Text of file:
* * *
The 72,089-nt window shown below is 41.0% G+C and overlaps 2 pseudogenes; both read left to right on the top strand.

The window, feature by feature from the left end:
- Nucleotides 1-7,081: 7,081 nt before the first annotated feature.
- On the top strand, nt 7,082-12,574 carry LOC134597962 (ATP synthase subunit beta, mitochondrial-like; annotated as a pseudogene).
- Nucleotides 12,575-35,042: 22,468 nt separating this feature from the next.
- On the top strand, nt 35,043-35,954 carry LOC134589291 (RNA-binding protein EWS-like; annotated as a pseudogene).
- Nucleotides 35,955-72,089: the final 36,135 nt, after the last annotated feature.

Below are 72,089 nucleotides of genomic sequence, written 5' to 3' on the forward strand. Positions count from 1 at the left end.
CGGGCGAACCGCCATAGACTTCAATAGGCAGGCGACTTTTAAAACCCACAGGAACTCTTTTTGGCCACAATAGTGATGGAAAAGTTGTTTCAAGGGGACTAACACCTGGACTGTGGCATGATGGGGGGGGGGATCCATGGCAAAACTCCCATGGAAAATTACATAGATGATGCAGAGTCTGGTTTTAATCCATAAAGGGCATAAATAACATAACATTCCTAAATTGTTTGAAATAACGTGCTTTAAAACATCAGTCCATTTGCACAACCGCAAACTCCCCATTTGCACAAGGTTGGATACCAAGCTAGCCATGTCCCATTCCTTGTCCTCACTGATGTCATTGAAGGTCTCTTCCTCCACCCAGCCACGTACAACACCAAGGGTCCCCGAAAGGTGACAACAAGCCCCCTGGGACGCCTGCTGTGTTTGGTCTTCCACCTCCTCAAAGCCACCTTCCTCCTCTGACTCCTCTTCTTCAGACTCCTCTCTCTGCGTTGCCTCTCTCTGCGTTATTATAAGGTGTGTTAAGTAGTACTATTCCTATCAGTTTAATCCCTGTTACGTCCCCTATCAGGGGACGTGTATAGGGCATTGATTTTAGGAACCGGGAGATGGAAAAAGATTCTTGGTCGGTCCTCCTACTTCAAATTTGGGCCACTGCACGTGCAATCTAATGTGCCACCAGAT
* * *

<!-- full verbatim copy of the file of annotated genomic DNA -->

The 72,089-nt window shown below is 41.0% G+C and overlaps 2 pseudogenes; both read left to right on the top strand.

The window, feature by feature from the left end:
- Nucleotides 1-7,081: 7,081 nt before the first annotated feature.
- On the top strand, nt 7,082-12,574 carry LOC134597962 (ATP synthase subunit beta, mitochondrial-like; annotated as a pseudogene).
- Nucleotides 12,575-35,042: 22,468 nt separating this feature from the next.
- On the top strand, nt 35,043-35,954 carry LOC134589291 (RNA-binding protein EWS-like; annotated as a pseudogene).
- Nucleotides 35,955-72,089: the final 36,135 nt, after the last annotated feature.

Below are 72,089 nucleotides of genomic sequence, written 5' to 3' on the forward strand. Positions count from 1 at the left end.
CGGGCGAACCGCCATAGACTTCAATAGGCAGGCGACTTTTAAAACCCACAGGAACTCTTTTTGGCCACAATAGTGATGGAAAAGTTGTTTCAAGGGGACTAACACCTGGACTGTGGCATGATGGGGGGGGGGATCCATGGCAAAACTCCCATGGAAAATTACATAGATGATGCAGAGTCTGGTTTTAATCCATAAAGGGCATAAATAACATAACATTCCTAAATTGTTTGAAATAACGTGCTTTAAAACATCAGTCCATTTGCACAACCGCAAACTCCCCATTTGCACAAGGTTGGATACCAAGCTAGCCATGTCCCATTCCTTGTCCTCACTGATGTCATTGAAGGTCTCTTCCTCCACCCAGCCACGTACAACACCAAGGGTCCCCGAAAGGTGACAACAAGCCCCCTGGGACGCCTGCTGTGTTTGGTCTTCCACCTCCTCAAAGCCACCTTCCTCCTCTGACTCCTCTTCTTCAGACTCCTCTCTCTGCGTTGCCTCTCTCTGCGTTATTATAAGGTGTGTTAAGTAGTACTATTCCTATCAGTTTAATCCCTGTTACGTCCCCTATCAGGGGACGTGTATAGGGCATTGATTTTAGGAACCGGGAGATGGAAAAAGATTCTTGGTCGGTCCTCCTACTTCAAATTTGGGCCACTGCACGTGCAATCTAATGTGCCACCAGAT